Certainly, with a lot of hard work and a good support system, it is possible to reach a million dollars in your business, but you need to be aware that those success stories donít always show exactly what it takes to get to seven-figures -- or what happens after you make it there. I didnít realize when I started my business how much money I would have to put back into it because Iíd believed what Iíd seen from others boasting about their wins. This is why itís important to step up as a leader in your business. Then you can focus on your larger responsibilities of running the business and helping it grow while your team handles the behind-the-scenes details. You realize "imposter syndrome" is a real thing. Not because my team and I didnít earn it, but because the dreaded imposter syndrome started creeping in -- the belief that somehow others had worked harder than I had or had spent more time building their business. Imposter syndrome is a real thing that even high-profile leaders and celebrities experience. You focus on nurturing relationships instead of day-to-day grunt work. But at some point, you have to take a step back and focus on developing better relationships and connections in your business. Successful CEOs spend less time out and about and more time nurturing their business relationships, from meeting with team members to connecting with clients.
It sounds counterintuitive, but the more zeroes you see behind the dollar sign, the more headaches you may endure.
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Itís every entrepreneurís dream to reach seven figures in business, but as my own experience has taught me, hitting the million-dollar mark doesnít mean it’s all been smooth sailing.
Before my language app crossed seven figures, I believed a lot of what Iíd read or heard from other entrepreneurs whoíd ďmade it.Ē I was certain I would be flying in a private jet, buying new cars every other week and never having to work hard again. But once my business hit that big ďsuccessĒ milestone, I realized that not everything is as it seems. Iím not kicking back, taking sales calls from a lounge chair on the beach or snapping photos in front of my brand new Lamborghini. None of that is reality.
Certainly, with a lot of hard work and a good support system, it is possible to reach a million dollars in your business, but you need to be aware that those success stories donít always show exactly what it takes to get to seven-figures — or what happens after you make it there.
Here are five things no one tells you about running a million-dollar business:
1. You can make a million dollars and still be broke.
Unfortunately, thereís this little thing called cash flow that most aspiring entrepreneurs donít think about until itís too late. Cash flow actually represents all of the money flowing into and out of your business. This means that any expenses you have — like taxes, office supplies and invoices for vendors or team members — count against your profits. In fact, 82 percent of small businesses that fail do so because of cash-flow problems.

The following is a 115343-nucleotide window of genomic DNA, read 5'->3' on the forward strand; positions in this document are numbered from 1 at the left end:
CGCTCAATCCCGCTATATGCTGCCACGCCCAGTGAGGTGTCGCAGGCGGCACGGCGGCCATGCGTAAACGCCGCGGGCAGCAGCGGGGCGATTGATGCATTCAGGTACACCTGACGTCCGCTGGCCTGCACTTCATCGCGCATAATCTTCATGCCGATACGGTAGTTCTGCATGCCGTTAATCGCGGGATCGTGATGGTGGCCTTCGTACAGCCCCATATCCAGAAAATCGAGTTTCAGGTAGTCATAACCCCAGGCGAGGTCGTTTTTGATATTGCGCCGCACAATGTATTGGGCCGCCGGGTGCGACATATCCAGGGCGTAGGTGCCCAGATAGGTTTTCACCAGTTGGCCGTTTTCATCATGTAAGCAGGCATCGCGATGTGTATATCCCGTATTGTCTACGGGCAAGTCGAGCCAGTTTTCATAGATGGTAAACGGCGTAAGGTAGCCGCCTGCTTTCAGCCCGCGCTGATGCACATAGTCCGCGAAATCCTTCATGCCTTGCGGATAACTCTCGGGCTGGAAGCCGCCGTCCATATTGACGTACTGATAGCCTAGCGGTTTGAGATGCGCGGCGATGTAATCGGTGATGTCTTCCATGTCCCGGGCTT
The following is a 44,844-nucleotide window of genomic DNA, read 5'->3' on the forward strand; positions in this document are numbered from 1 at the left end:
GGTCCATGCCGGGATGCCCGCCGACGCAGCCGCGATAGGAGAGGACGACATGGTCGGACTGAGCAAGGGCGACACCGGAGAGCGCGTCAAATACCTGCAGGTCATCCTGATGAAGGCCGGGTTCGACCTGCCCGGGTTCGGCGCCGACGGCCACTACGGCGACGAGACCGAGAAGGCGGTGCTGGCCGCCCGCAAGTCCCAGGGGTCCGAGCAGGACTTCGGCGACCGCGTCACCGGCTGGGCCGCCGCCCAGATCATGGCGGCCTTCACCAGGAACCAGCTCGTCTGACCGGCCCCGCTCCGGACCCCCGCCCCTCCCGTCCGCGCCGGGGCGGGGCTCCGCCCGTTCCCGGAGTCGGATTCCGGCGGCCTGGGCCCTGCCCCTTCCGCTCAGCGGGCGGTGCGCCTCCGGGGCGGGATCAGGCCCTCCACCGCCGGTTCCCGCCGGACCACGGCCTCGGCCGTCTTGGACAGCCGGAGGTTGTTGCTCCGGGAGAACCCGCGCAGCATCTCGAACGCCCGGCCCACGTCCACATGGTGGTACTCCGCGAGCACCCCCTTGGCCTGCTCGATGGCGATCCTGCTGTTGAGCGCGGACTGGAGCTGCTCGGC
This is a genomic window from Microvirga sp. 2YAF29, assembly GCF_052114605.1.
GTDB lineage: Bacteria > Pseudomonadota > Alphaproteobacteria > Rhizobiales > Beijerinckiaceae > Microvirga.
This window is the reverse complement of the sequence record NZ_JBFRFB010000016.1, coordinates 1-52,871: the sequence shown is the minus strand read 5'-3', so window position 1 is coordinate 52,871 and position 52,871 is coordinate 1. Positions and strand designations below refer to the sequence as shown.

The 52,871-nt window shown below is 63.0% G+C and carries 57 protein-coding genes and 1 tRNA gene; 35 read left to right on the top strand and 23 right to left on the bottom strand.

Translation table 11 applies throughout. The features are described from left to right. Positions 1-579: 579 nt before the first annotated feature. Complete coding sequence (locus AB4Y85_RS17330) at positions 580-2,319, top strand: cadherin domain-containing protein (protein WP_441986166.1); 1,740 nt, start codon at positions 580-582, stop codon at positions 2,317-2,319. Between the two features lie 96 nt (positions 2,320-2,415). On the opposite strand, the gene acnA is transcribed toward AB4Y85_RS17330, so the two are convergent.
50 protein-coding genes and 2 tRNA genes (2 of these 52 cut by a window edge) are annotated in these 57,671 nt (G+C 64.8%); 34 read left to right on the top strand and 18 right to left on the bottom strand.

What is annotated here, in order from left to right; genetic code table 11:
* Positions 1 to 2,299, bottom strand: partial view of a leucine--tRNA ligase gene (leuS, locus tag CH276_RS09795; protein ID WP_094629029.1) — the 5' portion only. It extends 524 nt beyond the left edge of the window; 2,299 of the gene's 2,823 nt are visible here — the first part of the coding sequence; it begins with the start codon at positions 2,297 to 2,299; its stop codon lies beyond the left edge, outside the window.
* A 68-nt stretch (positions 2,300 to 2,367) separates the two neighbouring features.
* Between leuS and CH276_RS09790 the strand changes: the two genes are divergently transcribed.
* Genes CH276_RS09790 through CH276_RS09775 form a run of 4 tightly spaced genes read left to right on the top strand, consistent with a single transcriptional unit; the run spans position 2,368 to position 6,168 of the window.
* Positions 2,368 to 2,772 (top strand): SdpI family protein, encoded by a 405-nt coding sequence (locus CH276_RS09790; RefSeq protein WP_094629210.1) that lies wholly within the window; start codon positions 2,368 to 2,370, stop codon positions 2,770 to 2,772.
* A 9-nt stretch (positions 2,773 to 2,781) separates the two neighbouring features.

Even Twitter, which has been around since 2006, has had these profit issues. Despite having 336 million monthly active users, the company took 12 years, until 2018, to achieve a profitable status for the first time This is not unusual — most businesses donít make a profit in their early ears of operation.
In my own first year, I barely made a profit and paid myself a salary of only $11,000. My business had reached six figures but I still didnít make enough to fully cover my living expenses. I didnít realize when I started my business how much money I would have to put back into it because Iíd believed what Iíd seen from others boasting about their wins.
Iíve often seen entrepreneurs who post only their gross income without acknowledging expenses like travel costs, office rent and team salaries. So when you see an entrepreneur who says his or her business has reached “seven figures,” remember that that might not mean the amount of money in the bank. Itís more than likely “total revenue.”
One way to ensure you donít go broke on your way to seven figures is to use a cash-flow statement to track revenue going in and out of your business. This will help you and your team anticipate issues and plan accordingly.
2. You have more responsibility, not less.
For most of us driven entrepreneurs, the day-to-day hustle is part of daily life: We wake up and before we can even say, ďIíll have a grande quad nonfat no-whip mocha,Ē weíre already checking off a thousand things to get done — and usually doing them all ourselves. We wait for the day when we finally make big money so we can stop…